SCOTLAND is continuing to “set the pace” when it comes to students from deprived areas getting into university, the Commissioner for Fair Access has said.

Commissioner Peter Scott's latest annual report said the Scottish Government’s approach has been an “unambiguous success” and that “all the fair access indicators are flashing green”. 

First Minister Nicola Sturgeon said this means Scotland is now leading the UK.

A record 16.7% of students from Scotland’s most deprived 20% of communities were entrants on full-time first-year degree courses in 2020/21, an increase of 545 students compared with the previous year.

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This represents an increase of around 1550 entrants (39%), during Scott's time as commissioner.

Scott also said that future Scottish Government targets of increasing the number of students from deprived backgrounds getting into university “may not be easy to meet”.

The Scottish Government seeks to increase the rate of deprived students accessing higher education to 18% by 2026 and 20% by 2030.

But the coronavirus pandemic could present real challenges to these targets as the scale of education disruptions have yet to come to be fully realised.

The report said Scotland’s interim target of 16% has been “comfortably exceeded” as more entrants from the poorest communities go to university than ever before.

Pupils in early to middle levels of education are likely to be the most impacted by the pandemic as pupils were met with several bouts of disrupted schooling – including closures and isolation – digital poverty and financial hardship.

The current report assesses university entrants in 2020/21, whom the commissioner said were already on the path to higher education entry.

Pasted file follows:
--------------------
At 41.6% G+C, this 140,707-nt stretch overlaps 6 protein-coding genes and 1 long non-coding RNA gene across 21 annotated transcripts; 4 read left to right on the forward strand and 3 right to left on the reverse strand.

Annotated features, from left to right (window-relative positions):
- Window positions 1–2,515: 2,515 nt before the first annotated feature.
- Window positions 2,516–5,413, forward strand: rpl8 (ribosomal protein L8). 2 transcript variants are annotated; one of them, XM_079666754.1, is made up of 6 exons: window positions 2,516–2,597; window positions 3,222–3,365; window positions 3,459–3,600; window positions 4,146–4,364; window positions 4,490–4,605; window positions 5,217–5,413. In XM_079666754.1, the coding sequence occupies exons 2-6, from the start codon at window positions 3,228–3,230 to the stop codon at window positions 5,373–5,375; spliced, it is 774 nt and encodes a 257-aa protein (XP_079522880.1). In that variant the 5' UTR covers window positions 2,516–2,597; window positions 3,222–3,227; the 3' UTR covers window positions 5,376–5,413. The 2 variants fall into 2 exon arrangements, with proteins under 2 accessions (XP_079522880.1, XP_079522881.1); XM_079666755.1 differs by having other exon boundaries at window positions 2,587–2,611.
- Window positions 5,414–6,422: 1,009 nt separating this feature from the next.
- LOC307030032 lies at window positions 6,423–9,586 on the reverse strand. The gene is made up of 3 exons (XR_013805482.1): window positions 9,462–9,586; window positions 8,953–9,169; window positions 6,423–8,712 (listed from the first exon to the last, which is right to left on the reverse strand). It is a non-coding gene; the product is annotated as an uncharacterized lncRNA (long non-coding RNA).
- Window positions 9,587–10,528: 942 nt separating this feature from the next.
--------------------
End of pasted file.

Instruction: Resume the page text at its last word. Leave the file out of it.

While the commissioner said it is “likely” that the future targets will be met, both crises mean it “might not be easy to meet”.

The report noted that: “Although students on the brink of higher education entry have clearly not been deflected by Covid disruption, it is possible that younger students from socially deprived backgrounds may have failed to get on course for higher education, in terms of attainment and aspiration.

“Research suggests that all students have fallen behind where they would otherwise have been, and that students from more deprived backgrounds have fallen furthest behind.”

With the next target just four years away, the report urges the Scottish Government not to “minimise the task” as it must narrow the gap by half a percentage point each year to meet the 2030 target.

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Higher Education minister Jamie Hepburn said: “The Commissioner for Fair Access makes it clear that Scotland continues to set the pace in the UK in terms of fair access to higher education, with a record number of Scottish students from deprived areas enrolling in university for the first time.

“I would like to thank Sir Peter Scott for his contribution as Scotland’s first Fair Access Commissioner and pay tribute to the lasting legacy he will leave. We will consider the recommendations of the report carefully.

“While excellent progress has been made by our institutions, we cannot let up on the momentum in the face of the challenges that lie ahead.

“We believe every young person should have the opportunity to reach their full potential, no matter their circumstances.”